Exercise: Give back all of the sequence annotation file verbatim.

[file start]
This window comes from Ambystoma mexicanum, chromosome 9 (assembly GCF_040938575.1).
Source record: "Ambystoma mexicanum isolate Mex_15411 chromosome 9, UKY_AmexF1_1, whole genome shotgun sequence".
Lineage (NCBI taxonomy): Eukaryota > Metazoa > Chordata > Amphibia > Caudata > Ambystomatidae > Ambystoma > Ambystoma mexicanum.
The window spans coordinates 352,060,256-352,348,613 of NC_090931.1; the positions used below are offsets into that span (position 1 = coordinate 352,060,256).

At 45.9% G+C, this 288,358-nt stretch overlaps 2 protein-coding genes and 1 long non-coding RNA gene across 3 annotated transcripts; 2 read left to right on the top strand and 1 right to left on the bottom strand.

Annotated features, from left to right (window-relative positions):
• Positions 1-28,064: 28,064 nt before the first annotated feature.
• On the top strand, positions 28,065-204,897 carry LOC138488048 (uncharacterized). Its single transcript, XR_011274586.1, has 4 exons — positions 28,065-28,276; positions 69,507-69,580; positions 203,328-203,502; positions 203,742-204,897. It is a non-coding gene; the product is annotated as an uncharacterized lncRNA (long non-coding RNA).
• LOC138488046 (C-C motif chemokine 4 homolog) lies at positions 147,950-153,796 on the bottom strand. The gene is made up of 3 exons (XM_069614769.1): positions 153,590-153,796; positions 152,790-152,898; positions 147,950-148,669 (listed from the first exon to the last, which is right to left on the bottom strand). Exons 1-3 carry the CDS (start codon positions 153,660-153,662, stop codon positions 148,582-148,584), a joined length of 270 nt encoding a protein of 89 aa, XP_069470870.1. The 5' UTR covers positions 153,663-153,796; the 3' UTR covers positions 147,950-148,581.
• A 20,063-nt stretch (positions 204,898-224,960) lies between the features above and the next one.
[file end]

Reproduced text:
This window comes from Ambystoma mexicanum, chromosome 9 (assembly GCF_040938575.1).
Source record: "Ambystoma mexicanum isolate Mex_15411 chromosome 9, UKY_AmexF1_1, whole genome shotgun sequence".
Lineage (NCBI taxonomy): Eukaryota > Metazoa > Chordata > Amphibia > Caudata > Ambystomatidae > Ambystoma > Ambystoma mexicanum.
The window spans coordinates 352,060,256-352,348,613 of NC_090931.1; the positions used below are offsets into that span (position 1 = coordinate 352,060,256).

At 45.9% G+C, this 288,358-nt stretch overlaps 2 protein-coding genes and 1 long non-coding RNA gene across 3 annotated transcripts; 2 read left to right on the top strand and 1 right to left on the bottom strand.

Annotated features, from left to right (window-relative positions):
• Positions 1-28,064: 28,064 nt before the first annotated feature.
• On the top strand, positions 28,065-204,897 carry LOC138488048 (uncharacterized). Its single transcript, XR_011274586.1, has 4 exons — positions 28,065-28,276; positions 69,507-69,580; positions 203,328-203,502; positions 203,742-204,897. It is a non-coding gene; the product is annotated as an uncharacterized lncRNA (long non-coding RNA).
• LOC138488046 (C-C motif chemokine 4 homolog) lies at positions 147,950-153,796 on the bottom strand. The gene is made up of 3 exons (XM_069614769.1): positions 153,590-153,796; positions 152,790-152,898; positions 147,950-148,669 (listed from the first exon to the last, which is right to left on the bottom strand). Exons 1-3 carry the CDS (start codon positions 153,660-153,662, stop codon positions 148,582-148,584), a joined length of 270 nt encoding a protein of 89 aa, XP_069470870.1. The 5' UTR covers positions 153,663-153,796; the 3' UTR covers positions 147,950-148,581.
• A 20,063-nt stretch (positions 204,898-224,960) lies between the features above and the next one.